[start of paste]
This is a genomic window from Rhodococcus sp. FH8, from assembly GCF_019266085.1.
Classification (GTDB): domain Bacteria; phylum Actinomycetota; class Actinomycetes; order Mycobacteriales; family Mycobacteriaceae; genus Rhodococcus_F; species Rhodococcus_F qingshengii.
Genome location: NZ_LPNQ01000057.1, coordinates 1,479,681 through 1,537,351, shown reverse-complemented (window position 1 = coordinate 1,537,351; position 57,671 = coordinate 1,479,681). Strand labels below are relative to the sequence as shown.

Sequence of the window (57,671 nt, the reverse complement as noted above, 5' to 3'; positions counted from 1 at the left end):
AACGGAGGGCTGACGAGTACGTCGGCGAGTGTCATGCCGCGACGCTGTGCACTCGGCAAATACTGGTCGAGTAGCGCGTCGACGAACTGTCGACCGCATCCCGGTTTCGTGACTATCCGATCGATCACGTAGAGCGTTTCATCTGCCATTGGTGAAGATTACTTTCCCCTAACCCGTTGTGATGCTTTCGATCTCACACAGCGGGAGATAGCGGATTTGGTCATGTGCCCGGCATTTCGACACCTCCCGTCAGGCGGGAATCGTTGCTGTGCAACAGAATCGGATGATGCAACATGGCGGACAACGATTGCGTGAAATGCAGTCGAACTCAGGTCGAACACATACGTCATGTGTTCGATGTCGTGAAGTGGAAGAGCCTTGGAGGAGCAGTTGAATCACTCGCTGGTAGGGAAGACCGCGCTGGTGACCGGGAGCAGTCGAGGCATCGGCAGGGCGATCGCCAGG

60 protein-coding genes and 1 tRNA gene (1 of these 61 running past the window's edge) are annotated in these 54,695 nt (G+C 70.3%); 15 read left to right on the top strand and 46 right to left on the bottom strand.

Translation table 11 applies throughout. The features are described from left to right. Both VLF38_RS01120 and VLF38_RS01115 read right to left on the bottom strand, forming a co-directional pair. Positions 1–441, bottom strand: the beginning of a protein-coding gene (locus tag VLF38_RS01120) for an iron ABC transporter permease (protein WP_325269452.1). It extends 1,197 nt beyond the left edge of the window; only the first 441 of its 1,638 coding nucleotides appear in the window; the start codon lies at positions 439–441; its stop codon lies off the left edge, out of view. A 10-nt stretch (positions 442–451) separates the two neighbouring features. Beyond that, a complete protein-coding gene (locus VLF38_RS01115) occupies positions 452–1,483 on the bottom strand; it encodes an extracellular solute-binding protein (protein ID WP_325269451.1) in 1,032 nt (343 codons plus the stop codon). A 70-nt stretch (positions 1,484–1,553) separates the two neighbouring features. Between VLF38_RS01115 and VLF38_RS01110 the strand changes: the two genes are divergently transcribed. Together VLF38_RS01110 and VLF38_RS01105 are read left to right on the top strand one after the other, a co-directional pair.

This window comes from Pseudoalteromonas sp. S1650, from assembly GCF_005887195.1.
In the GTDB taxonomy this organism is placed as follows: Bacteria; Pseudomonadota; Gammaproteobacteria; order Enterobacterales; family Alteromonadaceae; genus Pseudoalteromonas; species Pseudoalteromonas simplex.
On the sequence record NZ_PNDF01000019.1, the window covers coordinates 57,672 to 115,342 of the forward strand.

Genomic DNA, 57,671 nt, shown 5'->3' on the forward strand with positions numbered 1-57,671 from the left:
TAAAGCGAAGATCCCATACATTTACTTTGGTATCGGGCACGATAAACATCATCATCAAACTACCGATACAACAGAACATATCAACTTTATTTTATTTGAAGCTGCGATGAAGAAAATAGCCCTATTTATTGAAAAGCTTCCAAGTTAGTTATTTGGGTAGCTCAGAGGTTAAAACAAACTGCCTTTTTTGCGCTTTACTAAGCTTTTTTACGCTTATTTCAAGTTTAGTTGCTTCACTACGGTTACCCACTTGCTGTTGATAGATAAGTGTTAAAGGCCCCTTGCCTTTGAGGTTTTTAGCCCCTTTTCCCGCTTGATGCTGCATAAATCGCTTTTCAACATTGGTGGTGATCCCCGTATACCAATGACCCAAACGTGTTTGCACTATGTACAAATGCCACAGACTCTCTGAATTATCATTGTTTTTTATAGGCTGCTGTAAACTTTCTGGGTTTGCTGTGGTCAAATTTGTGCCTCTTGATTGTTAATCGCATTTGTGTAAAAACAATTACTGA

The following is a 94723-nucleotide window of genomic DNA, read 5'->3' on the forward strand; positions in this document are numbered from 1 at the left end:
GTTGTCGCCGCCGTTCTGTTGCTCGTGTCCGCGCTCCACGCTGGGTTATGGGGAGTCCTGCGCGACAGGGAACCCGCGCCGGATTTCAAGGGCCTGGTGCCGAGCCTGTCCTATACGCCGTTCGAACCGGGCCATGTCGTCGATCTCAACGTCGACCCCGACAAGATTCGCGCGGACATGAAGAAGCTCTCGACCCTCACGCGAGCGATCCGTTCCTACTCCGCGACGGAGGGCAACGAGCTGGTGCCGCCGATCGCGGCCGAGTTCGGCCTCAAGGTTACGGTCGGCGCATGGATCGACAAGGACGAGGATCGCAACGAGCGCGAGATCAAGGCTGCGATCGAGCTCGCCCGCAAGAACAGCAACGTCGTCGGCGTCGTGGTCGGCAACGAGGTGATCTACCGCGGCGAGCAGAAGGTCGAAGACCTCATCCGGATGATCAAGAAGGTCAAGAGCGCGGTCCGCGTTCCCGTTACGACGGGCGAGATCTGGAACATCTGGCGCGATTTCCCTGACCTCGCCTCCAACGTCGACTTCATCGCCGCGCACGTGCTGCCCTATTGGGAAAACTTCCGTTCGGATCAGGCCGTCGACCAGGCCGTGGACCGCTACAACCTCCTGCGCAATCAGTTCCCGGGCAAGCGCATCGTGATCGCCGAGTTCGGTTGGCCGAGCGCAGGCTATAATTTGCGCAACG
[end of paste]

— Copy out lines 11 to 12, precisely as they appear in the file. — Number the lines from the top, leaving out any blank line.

Genomic DNA, 57,671 nt, shown 5'->3' on the forward strand with positions numbered 1-57,671 from the left:
TAAAGCGAAGATCCCATACATTTACTTTGGTATCGGGCACGATAAACATCATCATCAAACTACCGATACAACAGAACATATCAACTTTATTTTATTTGAAGCTGCGATGAAGAAAATAGCCCTATTTATTGAAAAGCTTCCAAGTTAGTTATTTGGGTAGCTCAGAGGTTAAAACAAACTGCCTTTTTTGCGCTTTACTAAGCTTTTTTACGCTTATTTCAAGTTTAGTTGCTTCACTACGGTTACCCACTTGCTGTTGATAGATAAGTGTTAAAGGCCCCTTGCCTTTGAGGTTTTTAGCCCCTTTTCCCGCTTGATGCTGCATAAATCGCTTTTCAACATTGGTGGTGATCCCCGTATACCAATGACCCAAACGTGTTTGCACTATGTACAAATGCCACAGACTCTCTGAATTATCATTGTTTTTTATAGGCTGCTGTAAACTTTCTGGGTTTGCTGTGGTCAAATTTGTGCCTCTTGATTGTTAATCGCATTTGTGTAAAAACAATTACTGA